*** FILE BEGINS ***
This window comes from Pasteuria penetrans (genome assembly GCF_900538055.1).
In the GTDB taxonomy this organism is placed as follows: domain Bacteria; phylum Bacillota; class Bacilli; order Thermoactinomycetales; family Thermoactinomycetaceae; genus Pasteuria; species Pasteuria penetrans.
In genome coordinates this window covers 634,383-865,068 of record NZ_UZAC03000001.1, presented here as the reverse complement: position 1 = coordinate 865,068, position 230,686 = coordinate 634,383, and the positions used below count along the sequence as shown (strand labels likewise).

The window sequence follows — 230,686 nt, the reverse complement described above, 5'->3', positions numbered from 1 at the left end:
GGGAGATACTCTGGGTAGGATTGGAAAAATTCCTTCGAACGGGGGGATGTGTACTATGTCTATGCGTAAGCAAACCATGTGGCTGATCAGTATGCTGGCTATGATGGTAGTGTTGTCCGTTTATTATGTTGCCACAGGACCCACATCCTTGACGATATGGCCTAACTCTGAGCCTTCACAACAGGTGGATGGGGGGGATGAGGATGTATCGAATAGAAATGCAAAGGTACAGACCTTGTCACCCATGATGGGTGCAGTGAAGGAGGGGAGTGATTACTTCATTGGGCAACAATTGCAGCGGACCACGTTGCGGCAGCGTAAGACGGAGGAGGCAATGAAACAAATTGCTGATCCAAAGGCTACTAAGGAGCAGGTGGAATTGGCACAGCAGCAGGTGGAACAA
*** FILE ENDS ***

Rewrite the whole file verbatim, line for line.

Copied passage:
This window comes from Pasteuria penetrans (genome assembly GCF_900538055.1).
In the GTDB taxonomy this organism is placed as follows: domain Bacteria; phylum Bacillota; class Bacilli; order Thermoactinomycetales; family Thermoactinomycetaceae; genus Pasteuria; species Pasteuria penetrans.
In genome coordinates this window covers 634,383-865,068 of record NZ_UZAC03000001.1, presented here as the reverse complement: position 1 = coordinate 865,068, position 230,686 = coordinate 634,383, and the positions used below count along the sequence as shown (strand labels likewise).

The window sequence follows — 230,686 nt, the reverse complement described above, 5'->3', positions numbered from 1 at the left end:
GGGAGATACTCTGGGTAGGATTGGAAAAATTCCTTCGAACGGGGGGATGTGTACTATGTCTATGCGTAAGCAAACCATGTGGCTGATCAGTATGCTGGCTATGATGGTAGTGTTGTCCGTTTATTATGTTGCCACAGGACCCACATCCTTGACGATATGGCCTAACTCTGAGCCTTCACAACAGGTGGATGGGGGGGATGAGGATGTATCGAATAGAAATGCAAAGGTACAGACCTTGTCACCCATGATGGGTGCAGTGAAGGAGGGGAGTGATTACTTCATTGGGCAACAATTGCAGCGGACCACGTTGCGGCAGCGTAAGACGGAGGAGGCAATGAAACAAATTGCTGATCCAAAGGCTACTAAGGAGCAGGTGGAATTGGCACAGCAGCAGGTGGAACAA